Processing MonoDAQ-U-X data in python on Raspberry Pi

Python is one of the most popular programming languages and for good reason, it is incredibly versatile and a very powerful tool for data processing. Let’s take a look at how to use python running on a Raspberry Pi to receive and process data from the MonoDAQ U-X.

Before starting with python make sure you have completed the first part of this tutorial. IDM must have been installed and the U-X detected by it. While the tutorial focuses on python running on the Raspberry Pi most information here can also be applied to python running on other machines.

Python

Before we start writing code

Before we can start writing python code we need to install a few plugins. The insallation is straight forward and can be accomplished with a single command. Open up the terminal and run:

python3 -m pip install jupyter bokeh isotel-idm 

Make sure that you are installing the plugins on python 3.x since some won’t work with python 2.x

It will take a couple of minutes to complete since we are installing quite a few modules but eventually you should get a message that everything has been installed.

After the modules have been set up run the IDM and make sure the U-X has been detected properly.

Starting to code

We will be using the IDLE development enviroment since it comes preinstalled with Raspbian. Start IDLE and open a new document.

First, we will import the required modules which we have downloaded previously.

from isotel.idm import monodaq, signal, gateway

To makes things easier we shorten monodaq.MonoDAQ_U() to mdu since we will use it often in our code.

mdu = monodaq.MonoDAQ_U() 

It is advisable to use the reset command to start a fresh channel setup.

mdu.reset() 

Configuring channels

To configure the channels use the following notation:

 mdu['parameter we want to change'] = 'desired value'

Just like in the first part of this guide series we will be measuring temperature with a thermocouple. We want to configure the first channel to be a thermocouple input so the command looks like:

mdu['ch.function.function0'] = 'Thermocouple'

Keep in mind that pins on the U-X start with 1 but counting in IDM starts at 0 so to set the function of the first U-X pin we need to set the value of function0 and not function1!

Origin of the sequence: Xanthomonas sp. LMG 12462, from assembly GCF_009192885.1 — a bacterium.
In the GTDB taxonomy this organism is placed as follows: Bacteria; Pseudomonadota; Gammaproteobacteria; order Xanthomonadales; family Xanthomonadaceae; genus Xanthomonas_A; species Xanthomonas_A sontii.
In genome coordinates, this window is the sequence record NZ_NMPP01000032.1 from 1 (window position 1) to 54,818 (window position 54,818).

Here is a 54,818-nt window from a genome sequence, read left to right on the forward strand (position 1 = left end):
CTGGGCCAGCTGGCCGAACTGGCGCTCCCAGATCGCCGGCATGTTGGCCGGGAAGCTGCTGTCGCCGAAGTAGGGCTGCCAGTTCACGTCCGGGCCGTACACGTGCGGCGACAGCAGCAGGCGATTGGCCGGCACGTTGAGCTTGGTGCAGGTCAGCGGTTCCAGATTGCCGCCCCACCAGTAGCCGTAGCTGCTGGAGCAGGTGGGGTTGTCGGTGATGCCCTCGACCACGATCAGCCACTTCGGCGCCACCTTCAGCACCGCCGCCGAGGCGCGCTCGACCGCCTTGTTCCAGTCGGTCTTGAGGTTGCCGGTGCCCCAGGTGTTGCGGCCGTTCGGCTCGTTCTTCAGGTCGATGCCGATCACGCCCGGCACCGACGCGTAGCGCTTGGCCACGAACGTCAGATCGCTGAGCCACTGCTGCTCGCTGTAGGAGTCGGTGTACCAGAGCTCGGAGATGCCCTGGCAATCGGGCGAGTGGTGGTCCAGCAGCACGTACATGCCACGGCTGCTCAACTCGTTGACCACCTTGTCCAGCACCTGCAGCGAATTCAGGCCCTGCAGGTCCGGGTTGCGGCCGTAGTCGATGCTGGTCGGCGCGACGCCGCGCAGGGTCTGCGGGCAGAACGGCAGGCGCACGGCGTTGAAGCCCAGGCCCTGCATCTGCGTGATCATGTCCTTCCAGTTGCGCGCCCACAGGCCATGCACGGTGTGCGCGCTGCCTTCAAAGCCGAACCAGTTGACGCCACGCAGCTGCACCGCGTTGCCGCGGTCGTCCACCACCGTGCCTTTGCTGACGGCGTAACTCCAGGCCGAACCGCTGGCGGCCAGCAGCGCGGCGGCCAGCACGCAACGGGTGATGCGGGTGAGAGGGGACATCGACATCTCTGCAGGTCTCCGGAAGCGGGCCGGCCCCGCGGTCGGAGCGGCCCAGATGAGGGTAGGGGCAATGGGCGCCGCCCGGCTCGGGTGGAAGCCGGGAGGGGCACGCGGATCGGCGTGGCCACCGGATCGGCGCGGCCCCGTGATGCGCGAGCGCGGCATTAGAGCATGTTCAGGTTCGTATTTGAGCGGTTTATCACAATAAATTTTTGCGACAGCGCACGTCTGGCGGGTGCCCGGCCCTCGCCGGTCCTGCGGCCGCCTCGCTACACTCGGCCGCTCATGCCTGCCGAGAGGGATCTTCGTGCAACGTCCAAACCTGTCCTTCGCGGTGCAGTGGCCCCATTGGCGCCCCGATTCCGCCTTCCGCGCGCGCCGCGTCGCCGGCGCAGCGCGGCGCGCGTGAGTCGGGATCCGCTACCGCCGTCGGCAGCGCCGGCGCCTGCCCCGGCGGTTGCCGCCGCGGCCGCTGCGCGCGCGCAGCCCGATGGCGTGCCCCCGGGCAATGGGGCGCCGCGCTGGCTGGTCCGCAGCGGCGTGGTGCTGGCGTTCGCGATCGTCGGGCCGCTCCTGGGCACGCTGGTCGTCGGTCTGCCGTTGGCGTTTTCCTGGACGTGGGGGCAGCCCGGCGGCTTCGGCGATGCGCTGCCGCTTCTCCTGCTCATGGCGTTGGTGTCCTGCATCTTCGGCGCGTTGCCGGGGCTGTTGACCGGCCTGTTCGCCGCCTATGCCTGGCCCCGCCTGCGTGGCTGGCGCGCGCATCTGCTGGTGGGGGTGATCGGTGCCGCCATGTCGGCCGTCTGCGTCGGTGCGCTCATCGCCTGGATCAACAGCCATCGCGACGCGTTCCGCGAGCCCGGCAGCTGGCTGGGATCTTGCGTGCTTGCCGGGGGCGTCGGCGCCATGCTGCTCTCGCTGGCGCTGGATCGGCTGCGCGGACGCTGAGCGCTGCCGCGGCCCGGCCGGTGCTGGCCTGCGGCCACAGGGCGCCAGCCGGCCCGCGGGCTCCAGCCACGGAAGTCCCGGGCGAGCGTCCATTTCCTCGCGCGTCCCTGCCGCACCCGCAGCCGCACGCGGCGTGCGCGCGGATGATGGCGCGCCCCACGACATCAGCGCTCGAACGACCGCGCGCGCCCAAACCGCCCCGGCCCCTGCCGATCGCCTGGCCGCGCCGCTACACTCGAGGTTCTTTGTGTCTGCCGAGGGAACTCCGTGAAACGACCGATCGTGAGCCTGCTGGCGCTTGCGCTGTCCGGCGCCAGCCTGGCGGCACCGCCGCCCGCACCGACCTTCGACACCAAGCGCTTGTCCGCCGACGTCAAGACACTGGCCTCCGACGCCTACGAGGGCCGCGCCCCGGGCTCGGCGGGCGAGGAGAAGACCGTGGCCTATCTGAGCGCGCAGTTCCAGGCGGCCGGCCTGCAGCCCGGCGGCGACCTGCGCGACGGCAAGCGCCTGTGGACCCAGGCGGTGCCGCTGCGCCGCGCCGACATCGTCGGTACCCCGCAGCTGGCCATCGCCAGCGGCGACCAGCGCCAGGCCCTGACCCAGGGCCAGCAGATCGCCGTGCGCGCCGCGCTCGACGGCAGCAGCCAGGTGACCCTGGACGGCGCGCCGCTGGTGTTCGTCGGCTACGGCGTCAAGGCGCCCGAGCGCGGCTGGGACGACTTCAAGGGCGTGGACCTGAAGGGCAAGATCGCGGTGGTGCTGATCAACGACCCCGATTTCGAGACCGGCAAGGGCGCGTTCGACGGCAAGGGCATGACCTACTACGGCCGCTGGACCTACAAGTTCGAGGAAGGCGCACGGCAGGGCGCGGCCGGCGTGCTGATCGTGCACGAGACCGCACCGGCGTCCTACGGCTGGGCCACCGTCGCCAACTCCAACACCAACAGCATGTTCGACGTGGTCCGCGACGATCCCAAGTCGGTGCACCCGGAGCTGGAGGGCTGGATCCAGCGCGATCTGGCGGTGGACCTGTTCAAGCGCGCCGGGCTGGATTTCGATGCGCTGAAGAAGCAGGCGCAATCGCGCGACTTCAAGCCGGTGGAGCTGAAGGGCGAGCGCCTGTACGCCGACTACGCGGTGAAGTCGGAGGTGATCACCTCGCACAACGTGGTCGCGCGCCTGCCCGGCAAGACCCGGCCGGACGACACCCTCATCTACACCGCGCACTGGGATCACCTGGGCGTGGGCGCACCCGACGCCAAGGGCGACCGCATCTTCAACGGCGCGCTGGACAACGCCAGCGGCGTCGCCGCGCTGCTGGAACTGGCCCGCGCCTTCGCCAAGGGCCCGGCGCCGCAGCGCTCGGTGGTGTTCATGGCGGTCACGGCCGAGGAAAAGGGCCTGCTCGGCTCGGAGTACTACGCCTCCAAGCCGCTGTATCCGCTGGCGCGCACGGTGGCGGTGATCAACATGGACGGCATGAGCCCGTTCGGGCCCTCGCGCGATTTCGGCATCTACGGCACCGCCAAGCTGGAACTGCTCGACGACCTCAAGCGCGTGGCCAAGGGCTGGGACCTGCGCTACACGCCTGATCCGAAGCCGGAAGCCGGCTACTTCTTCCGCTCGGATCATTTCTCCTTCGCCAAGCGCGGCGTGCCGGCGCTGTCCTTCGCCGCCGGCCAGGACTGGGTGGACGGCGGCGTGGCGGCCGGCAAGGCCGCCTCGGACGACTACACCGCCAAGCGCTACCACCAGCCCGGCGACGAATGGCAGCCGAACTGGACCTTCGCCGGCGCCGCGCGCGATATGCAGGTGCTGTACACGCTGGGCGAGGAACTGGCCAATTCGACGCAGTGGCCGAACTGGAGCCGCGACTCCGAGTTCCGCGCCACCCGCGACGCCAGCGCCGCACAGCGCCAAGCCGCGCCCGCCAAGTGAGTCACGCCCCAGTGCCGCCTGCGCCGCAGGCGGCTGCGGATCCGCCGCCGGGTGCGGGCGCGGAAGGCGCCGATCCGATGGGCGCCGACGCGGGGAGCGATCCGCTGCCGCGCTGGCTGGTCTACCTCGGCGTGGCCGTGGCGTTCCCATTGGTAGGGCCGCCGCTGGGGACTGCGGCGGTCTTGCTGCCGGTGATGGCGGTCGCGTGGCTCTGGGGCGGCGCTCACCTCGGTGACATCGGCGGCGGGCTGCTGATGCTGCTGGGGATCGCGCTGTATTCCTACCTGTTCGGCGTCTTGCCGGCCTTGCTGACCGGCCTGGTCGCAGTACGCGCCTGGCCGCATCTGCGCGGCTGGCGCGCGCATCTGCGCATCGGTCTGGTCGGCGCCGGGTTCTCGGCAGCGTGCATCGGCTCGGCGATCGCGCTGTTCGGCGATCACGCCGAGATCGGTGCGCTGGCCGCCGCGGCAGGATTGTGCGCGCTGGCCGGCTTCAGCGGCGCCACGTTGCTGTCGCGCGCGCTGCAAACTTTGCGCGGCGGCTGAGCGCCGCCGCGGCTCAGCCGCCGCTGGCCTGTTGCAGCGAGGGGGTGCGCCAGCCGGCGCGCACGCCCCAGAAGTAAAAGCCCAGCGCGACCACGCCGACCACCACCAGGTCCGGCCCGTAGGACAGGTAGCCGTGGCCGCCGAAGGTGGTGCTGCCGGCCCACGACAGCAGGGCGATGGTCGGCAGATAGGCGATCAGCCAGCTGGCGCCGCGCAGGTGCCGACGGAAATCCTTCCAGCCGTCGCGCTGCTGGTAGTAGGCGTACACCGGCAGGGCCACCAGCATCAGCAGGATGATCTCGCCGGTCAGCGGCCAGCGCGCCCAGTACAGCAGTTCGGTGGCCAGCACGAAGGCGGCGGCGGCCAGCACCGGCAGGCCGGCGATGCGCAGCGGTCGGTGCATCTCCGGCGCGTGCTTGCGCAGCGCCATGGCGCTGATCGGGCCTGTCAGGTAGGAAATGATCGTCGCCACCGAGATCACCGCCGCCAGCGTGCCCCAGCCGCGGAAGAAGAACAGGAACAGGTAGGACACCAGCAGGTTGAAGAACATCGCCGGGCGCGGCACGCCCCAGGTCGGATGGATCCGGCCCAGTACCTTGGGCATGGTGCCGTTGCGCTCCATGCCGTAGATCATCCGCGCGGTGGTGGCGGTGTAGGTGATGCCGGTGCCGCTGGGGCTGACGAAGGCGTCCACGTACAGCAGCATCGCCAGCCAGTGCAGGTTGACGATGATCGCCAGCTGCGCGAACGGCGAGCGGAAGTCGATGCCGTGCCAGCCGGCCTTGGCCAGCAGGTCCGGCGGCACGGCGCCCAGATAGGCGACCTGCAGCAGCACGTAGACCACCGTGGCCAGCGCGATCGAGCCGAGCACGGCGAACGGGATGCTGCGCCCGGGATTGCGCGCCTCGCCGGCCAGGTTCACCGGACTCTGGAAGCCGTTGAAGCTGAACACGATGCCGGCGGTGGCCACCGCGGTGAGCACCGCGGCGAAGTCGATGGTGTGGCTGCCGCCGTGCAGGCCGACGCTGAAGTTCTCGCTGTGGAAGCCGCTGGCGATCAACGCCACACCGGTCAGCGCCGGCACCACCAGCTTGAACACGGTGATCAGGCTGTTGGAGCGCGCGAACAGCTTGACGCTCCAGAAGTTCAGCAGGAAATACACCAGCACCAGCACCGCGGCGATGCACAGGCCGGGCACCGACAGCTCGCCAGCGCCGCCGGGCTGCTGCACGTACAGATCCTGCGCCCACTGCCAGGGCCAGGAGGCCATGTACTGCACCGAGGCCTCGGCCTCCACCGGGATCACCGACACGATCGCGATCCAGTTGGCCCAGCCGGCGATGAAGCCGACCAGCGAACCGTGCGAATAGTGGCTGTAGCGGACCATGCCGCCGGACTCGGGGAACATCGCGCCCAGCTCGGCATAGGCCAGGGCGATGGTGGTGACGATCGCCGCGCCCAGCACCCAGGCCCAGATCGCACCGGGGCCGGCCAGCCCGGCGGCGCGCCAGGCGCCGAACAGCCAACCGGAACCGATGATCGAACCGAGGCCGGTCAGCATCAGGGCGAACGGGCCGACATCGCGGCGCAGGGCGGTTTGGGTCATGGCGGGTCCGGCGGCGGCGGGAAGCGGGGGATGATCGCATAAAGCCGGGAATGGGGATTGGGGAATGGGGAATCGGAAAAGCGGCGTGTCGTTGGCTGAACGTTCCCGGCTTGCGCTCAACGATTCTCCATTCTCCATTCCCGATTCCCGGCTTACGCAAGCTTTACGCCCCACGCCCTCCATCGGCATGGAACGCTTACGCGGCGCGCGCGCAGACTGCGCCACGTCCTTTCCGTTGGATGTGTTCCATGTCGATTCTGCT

The easiest way to figure out what exactly should go in the square brackets is having the parameter tree open and following the structure.

For example, let’s say we wanted to set channel 3 to be a PWM output with a 1000Hz frequency. We have already shown how to change the function of a channel. To figure out how to change the rate we need to take a look at where rate2 is located in the parameters tree.

Following the structure of the tree (ignoring the first var folder) we can see that the command to change the rate will be:

mdu['ch.rate.rate2'] = 1000

The same logic applies for changing all other chanel parameters.

Before starting measuring we need to make sure the U-X has self-calibrated so we use:

mdu.wait4ready()

We can check if everything has been set up as we wanted by printing the setup with:

mdu.print_setup()


Obtaining the measured values

Fetch data

To obtain the measured values from the channels we use the mdu.fetch(‘Number of samples’) command. For example, to collect 100 samples:

mdu.fetch(100)

The fetch command will wait until the desired number of samples have been taken and then return them all at the same time.

stream2signal

To convert the data into a convenient form we use the signal2stream command. This command creates a dictionary from the fetched data and also can be used for real time logging which we will explore later.

signal.stream2signal(mdu.fetch(100))

In reality, we are greatly simplifying things. Fetch and stream2signal methods are actually generators. Also, the fetch command provides us with additional information besides just the measured values like voltage or temperature.

In order to keep this guide short and easy to follow will spare you the gory details. But if you want to know what’s really going on here head over to Isotel’s page which contains more detailed information.